Have all the authors Clemson mentions together sold a tenth as many books as the fewest of Dawkins, Harris or Hitchens alone? I could just as easily say I can't see the Pope going toe to toe with me, or Hemant or the sacred slut, or even PZ Myers. So what?

Are these authors apologists? If they're theologians, why should any atheist go toe to toe with them? We freely admit we have no skill whatsoever in fraud, bullshit, mendacity and reconciling the mythology of barely literate savages with a modern humanistic ethic. If we're going to talk about theology, then yes, we cannot compete.

In apologetics, I could take all of these guys on at once, with three beers in me just to give them a sporting chance. I'd take Clawson on himself, but if I drank enough alcohol to give him a chance I'd be unconscious, which makes for a rather boring debate.

7 comments:

  1. Nicely done, Larry! I tried to get Clawson to see reason a year ago around Easter. You can look the thread up on Friendly Atheist.

    The problem with Clawson is that like most theists, he refuses to acknowledge when he's gotten himself into an intellectual corner. He just maneuvers his way out with more rhetoric and continues merrily on his way. Worse, he actually thinks he's being perfectly reasonable while doing it. It figures he'd be defending Haught. These guys get all excited when they think someone on their team has scored some points.

    Clawson doesn't know when he's been beaten in a debate, so I don't see what would change if you were unconscious.

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  2. How in the hell are atheists supposed to argue with theologians anyways? Theologians accept certain things as axiomatic that are complete antitheses to atheists. If you have to accept crap like idolatry in order to play the game, you're being asked to play a rigged game!

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  3. that their contemporary brand of anti-theism is not nearly as deep or as challenging as that of past generations,

    Why should I go to the trouble of getting deep? When my shallowest argument is still a win?

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  4. Samuel Skinner
    Atheists sort of have a problem debating theology. Theology is the study of God and atheists don't believe in God. Of course, some more imaginative people can pull it off- but mostly it bogs down in contradictions.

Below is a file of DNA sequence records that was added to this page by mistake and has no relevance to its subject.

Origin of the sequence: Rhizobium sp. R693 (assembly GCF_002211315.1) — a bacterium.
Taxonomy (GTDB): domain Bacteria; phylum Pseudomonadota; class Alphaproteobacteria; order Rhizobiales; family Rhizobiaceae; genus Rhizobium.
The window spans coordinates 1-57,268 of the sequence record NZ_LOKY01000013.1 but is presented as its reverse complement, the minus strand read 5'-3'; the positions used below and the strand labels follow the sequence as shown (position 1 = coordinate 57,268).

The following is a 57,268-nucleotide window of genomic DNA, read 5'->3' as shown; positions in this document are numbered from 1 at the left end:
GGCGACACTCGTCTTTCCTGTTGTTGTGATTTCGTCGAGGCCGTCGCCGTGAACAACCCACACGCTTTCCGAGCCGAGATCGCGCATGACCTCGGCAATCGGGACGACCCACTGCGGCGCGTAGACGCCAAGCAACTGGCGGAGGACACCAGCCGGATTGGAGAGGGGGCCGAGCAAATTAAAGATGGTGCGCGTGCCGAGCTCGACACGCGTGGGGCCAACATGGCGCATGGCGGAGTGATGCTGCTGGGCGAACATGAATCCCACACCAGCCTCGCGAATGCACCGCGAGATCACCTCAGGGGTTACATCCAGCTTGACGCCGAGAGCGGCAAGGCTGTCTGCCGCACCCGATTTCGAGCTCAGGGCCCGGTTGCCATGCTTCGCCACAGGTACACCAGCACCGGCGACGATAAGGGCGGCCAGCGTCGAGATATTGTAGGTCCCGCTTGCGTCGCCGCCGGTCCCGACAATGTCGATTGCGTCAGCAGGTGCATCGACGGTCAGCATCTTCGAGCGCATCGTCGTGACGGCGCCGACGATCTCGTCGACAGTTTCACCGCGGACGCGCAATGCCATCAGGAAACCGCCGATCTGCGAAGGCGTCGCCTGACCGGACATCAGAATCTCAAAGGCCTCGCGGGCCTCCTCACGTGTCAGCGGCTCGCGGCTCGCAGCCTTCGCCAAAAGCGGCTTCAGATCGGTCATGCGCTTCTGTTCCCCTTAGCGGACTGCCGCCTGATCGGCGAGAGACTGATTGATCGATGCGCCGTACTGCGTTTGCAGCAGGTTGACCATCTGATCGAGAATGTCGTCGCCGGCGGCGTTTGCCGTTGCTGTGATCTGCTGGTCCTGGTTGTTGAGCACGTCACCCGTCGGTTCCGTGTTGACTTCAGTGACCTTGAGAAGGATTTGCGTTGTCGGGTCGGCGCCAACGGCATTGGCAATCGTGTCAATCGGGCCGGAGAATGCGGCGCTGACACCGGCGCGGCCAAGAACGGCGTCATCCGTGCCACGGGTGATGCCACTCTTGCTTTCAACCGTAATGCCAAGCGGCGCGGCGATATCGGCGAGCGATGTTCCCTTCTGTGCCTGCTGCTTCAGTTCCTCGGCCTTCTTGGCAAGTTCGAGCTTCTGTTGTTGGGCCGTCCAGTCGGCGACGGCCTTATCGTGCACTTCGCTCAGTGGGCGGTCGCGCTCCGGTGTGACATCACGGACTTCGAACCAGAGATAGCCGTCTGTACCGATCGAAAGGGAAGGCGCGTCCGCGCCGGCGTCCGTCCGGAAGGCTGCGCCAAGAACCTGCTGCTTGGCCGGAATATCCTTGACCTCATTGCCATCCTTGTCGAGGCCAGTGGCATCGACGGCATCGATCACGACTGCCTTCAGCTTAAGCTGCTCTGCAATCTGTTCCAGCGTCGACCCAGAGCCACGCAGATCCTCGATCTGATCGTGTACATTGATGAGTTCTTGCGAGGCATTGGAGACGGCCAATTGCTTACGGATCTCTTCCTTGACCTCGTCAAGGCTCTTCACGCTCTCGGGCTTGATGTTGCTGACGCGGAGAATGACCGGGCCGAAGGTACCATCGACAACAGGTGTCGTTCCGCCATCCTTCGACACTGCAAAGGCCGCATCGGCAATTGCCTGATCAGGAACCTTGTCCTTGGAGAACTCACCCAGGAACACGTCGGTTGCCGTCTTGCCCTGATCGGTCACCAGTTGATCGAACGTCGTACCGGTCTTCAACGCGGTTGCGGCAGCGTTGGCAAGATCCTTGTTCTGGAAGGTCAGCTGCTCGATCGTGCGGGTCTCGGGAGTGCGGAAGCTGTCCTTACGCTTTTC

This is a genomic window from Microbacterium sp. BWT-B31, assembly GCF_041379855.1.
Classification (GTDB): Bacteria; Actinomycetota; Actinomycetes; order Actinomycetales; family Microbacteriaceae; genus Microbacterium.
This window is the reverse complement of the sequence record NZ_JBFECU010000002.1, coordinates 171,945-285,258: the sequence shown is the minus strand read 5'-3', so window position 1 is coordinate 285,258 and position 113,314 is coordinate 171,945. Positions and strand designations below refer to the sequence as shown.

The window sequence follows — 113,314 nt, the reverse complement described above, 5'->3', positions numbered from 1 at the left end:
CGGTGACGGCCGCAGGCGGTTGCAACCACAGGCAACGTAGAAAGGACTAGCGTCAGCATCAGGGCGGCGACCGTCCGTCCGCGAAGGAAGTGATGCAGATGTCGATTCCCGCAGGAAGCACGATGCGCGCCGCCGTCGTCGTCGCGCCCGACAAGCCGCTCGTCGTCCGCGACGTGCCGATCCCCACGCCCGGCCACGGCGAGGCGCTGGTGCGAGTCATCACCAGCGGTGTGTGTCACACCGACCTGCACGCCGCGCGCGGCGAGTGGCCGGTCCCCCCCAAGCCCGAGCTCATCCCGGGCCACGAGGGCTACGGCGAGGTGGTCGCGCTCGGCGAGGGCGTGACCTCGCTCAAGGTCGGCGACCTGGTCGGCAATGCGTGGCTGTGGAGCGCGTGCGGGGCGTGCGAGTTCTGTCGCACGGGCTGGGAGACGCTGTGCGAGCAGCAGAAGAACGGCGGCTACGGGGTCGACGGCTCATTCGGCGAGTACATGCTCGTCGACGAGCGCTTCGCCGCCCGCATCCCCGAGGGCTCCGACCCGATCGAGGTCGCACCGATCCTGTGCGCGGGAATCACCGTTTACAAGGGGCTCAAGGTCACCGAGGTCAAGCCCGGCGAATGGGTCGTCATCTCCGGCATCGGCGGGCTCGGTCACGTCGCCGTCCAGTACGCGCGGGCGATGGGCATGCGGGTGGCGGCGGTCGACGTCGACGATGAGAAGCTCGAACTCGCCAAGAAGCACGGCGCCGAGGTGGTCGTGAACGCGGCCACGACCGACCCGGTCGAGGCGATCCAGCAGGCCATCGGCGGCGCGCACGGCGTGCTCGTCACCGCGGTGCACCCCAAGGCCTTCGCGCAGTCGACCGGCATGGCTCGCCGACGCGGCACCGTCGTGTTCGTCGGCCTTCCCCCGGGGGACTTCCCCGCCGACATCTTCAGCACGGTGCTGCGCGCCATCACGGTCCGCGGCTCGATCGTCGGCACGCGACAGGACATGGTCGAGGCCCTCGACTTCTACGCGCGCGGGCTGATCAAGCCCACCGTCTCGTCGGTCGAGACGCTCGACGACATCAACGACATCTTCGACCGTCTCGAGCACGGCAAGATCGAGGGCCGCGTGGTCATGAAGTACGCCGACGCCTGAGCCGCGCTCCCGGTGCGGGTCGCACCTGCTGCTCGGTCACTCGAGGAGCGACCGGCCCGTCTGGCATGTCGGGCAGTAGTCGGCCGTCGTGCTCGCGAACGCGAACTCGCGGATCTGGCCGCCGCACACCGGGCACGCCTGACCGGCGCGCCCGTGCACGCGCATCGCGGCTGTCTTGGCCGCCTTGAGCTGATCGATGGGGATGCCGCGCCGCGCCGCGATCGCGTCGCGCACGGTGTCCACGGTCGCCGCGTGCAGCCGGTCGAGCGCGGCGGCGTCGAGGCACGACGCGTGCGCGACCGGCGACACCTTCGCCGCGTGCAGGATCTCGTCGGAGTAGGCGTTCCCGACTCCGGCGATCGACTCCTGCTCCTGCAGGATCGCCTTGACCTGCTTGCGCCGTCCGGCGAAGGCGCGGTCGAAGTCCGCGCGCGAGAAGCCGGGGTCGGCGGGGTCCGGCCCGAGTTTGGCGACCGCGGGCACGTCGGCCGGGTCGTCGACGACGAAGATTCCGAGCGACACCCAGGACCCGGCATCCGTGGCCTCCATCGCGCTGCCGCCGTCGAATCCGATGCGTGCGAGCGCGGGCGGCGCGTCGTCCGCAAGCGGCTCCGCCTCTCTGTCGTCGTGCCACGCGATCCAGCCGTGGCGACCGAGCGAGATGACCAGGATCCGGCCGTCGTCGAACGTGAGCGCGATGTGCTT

It is like treating Star Trek if it was real- the crew is so brain dead it defies suspension of disbelief.

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  5. It is like treating Star Trek if it was real- the crew is so brain dead it defies suspension of disbelief.

    If Star Trek were real, all the red-shirted ensigns would have turned their phasers on Captain Kirk long ago.

    End dorkiness.

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  6. Bravo, BB. You really ripped Mike. He deserved it. His post was totally offensive.

    For some reason, Xians just don't seem to get this. Does Clawson have to study Islam and Hinduism in depth to determine that they are false? I'm pretty sure he hasn't. I'd guess that he's probably read enough superficially to recognize them for myths that he feels comfortable rejecting.

    The problem, as you noted, is that these Xian philosophers, apologists, etc. universally start with the assumption that Christianity is true and that the Christian God exists. There's really not much point in going there, however "sophisticated" the discussion may appear. They all boil down to the same bottom line.

    And I'll be glad to go toe to toe with the Pope anytime. Fuck debating. I'd love to take a swing at that old pedophile protecting Nazi.

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  7. Samuel Skinner
    No, James- they wouldn't have killed Kirk. Janeway on the other hand would probably have a mutiny on the first epissode. (You standed us 22 years away from home?!? Why the hell didn't you use a TIMER?) Sorry- I have been on stardestroyer.net.